Virtual grids come in 64 (8x8), 128 (16x8), and 256 (16x16) key flavors. Most modules and modes are designed for the 128-key version, though all will work with every size; some features may not be available or might not work exactly the same way on the other sizes.
Limitations vs. hardware
The virtual grids are something of a compromise. They're never going to be as performable or tactile as a physical controller.
Using all features of these grid-supporting modules relies on gestures intended to be performed with two hands. Unfortunately, VCV Rack doesn't currently support multi-touch, so with a mouse alone you can only press one key at a time.
However, using the mouse and computer keyboard together, we can approximate some multi-handed gestures.
To compensate for only having one pointer finger instead of ten, you can Ctrl-click keys (or Cmd-click on Mac) to hold them down momentarily. You can hold multiple grid keys while you hold down Ctrl (or Cmd) and all the held grid keys will be released when you stop holding it.
This is handy for typical gestures like setting the loop length on White Whale. Ctrl-click a key in row 2 to set the loop start, and then while still holding Ctrl, click another key in row 2 to set the end point.
Sometimes you need to hold a key down for a longer period of time. Ctrl-Shift-click a grid key (Cmd-Shift-click on Mac) to "lock" it down until you click it again. If you lock multiple keys, you can release them all at once by hitting Esc while hovering over the grid, or selecting Release Locked Keys from the right-click menu.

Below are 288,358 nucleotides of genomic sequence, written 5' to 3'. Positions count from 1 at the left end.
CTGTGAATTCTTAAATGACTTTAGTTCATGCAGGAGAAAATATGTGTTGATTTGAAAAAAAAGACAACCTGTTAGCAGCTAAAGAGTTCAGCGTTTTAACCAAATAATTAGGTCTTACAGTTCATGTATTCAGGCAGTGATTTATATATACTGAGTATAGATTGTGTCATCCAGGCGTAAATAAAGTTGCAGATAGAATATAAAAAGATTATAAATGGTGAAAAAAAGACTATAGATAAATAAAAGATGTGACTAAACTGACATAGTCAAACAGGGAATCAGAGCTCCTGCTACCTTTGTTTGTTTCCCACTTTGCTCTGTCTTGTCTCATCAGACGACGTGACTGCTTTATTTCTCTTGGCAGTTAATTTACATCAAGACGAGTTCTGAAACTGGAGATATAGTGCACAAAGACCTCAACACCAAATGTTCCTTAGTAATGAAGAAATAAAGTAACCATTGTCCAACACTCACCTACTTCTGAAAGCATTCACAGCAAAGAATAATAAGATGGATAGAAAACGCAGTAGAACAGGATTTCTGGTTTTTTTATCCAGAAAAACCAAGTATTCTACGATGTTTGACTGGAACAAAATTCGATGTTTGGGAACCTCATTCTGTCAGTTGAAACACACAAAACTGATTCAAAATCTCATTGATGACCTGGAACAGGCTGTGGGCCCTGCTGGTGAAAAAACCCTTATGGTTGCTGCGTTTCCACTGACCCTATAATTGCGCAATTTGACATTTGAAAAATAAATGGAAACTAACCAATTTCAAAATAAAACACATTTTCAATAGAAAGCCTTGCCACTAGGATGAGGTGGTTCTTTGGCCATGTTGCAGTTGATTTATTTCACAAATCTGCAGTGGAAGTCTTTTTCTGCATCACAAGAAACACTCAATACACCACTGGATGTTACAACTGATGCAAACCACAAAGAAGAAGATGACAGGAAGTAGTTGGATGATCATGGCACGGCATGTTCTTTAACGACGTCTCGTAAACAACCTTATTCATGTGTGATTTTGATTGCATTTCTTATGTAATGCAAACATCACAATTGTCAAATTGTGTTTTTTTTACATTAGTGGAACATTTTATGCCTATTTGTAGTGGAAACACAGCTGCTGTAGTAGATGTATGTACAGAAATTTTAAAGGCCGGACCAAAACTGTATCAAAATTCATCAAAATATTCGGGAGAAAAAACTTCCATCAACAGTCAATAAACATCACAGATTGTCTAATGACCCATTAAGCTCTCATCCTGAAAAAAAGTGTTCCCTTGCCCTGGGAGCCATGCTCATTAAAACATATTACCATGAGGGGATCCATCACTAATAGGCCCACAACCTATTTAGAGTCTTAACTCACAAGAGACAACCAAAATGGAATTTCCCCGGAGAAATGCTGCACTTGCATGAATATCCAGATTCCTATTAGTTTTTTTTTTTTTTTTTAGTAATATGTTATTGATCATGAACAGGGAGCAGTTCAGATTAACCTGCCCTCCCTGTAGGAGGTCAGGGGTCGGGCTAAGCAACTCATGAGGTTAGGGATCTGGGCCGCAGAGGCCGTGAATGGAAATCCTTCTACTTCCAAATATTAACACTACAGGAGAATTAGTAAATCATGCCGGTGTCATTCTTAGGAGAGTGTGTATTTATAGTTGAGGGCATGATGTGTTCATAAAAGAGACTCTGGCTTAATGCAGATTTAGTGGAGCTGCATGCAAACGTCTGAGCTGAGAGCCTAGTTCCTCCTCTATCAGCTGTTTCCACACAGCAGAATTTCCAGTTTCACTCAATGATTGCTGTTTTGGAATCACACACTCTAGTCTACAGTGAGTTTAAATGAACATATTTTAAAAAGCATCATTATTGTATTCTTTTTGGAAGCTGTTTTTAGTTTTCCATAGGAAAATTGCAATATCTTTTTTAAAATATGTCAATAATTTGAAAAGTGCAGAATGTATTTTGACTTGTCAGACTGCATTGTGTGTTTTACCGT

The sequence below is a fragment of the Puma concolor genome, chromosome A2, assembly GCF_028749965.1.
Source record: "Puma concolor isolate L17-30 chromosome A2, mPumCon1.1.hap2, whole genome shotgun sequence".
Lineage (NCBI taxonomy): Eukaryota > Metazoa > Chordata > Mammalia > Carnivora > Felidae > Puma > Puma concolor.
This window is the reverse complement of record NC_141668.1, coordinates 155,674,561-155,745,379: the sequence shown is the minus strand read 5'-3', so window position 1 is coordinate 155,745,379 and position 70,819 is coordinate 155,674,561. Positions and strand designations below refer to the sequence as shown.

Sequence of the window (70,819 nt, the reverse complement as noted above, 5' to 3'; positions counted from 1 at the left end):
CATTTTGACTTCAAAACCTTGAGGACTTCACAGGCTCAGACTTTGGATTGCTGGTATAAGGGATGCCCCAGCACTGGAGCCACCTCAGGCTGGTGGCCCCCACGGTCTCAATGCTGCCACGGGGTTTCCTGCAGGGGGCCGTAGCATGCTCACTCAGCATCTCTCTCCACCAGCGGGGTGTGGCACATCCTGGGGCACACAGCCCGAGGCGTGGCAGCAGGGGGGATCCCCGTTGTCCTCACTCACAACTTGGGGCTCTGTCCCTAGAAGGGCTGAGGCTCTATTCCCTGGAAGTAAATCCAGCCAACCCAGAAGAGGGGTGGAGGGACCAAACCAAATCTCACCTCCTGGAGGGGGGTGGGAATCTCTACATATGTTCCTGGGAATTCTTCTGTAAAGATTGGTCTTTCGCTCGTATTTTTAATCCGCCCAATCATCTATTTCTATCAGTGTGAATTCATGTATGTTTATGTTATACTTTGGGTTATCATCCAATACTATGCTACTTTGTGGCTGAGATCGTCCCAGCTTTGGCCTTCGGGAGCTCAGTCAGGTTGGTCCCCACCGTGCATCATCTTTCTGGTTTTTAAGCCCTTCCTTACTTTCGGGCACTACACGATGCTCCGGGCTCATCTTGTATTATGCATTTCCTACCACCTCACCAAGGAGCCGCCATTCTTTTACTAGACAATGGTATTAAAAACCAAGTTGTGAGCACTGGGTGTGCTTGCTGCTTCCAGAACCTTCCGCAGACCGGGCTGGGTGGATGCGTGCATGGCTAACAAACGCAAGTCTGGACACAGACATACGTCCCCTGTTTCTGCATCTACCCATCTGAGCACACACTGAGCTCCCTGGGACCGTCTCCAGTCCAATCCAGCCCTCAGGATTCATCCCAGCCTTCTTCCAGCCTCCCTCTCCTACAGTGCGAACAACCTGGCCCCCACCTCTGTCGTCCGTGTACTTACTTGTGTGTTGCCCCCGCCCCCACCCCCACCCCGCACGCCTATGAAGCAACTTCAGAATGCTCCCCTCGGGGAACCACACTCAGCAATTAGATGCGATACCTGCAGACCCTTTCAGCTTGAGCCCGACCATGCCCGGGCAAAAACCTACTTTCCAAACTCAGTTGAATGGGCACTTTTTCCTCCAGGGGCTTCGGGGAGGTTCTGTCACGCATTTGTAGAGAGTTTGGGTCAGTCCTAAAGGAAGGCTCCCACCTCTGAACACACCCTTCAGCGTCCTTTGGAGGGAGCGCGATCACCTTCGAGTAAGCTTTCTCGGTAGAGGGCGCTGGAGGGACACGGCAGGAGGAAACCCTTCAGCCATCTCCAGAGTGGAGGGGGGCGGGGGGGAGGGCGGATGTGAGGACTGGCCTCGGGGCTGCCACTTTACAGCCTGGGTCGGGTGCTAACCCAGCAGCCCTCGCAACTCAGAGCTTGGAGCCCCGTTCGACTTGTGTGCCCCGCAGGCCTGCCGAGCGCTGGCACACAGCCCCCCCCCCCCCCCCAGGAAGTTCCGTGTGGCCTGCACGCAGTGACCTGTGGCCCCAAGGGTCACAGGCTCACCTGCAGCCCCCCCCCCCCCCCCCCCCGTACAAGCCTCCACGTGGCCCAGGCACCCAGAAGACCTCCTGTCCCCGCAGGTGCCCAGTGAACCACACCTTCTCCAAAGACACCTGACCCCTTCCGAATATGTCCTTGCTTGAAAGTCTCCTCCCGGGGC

Locked keys are indicated by a dot in the lower left corner.
Locking a key allows you to use mode/settings pages, where you might need to hold a key down while pressing several other keys. For example, to enter Edge Mode on Earthsea, Ctrl-Shift-click the 6th key in the first column to enter the mode, and then click the glyphs to change the gate method and time. Click the locked key again to unlock it and return to the main mode.
Locking and holding keys can work together. For example, to adjust loop length in Kria, Ctrl-Shift-click the Loop Modifier key in row 8 to edit loop lengths, then Ctrl-click the start and end of the loop in rows 1-4.
Theme and protocol options
From the right-click menu, you can change the Theme of a individual grid instance to differentiate it from other grids in your patch, or just for personal style preference. The four themes are loosely based on the various eras of grid controller hardware. They don't have identical brightness curves and some themes may be more satisfying than others for certain modules and modes.
There is also a menu option to change the protocol the grid is simulating. This might be useful if you have an older-protocol hardware grid and you want to practice with the same non-varibright behavior on a virtual grid, or if you are developing new module firmware and want to test against older, non-varibright grids. Most users should leave this set to Mext (varibright).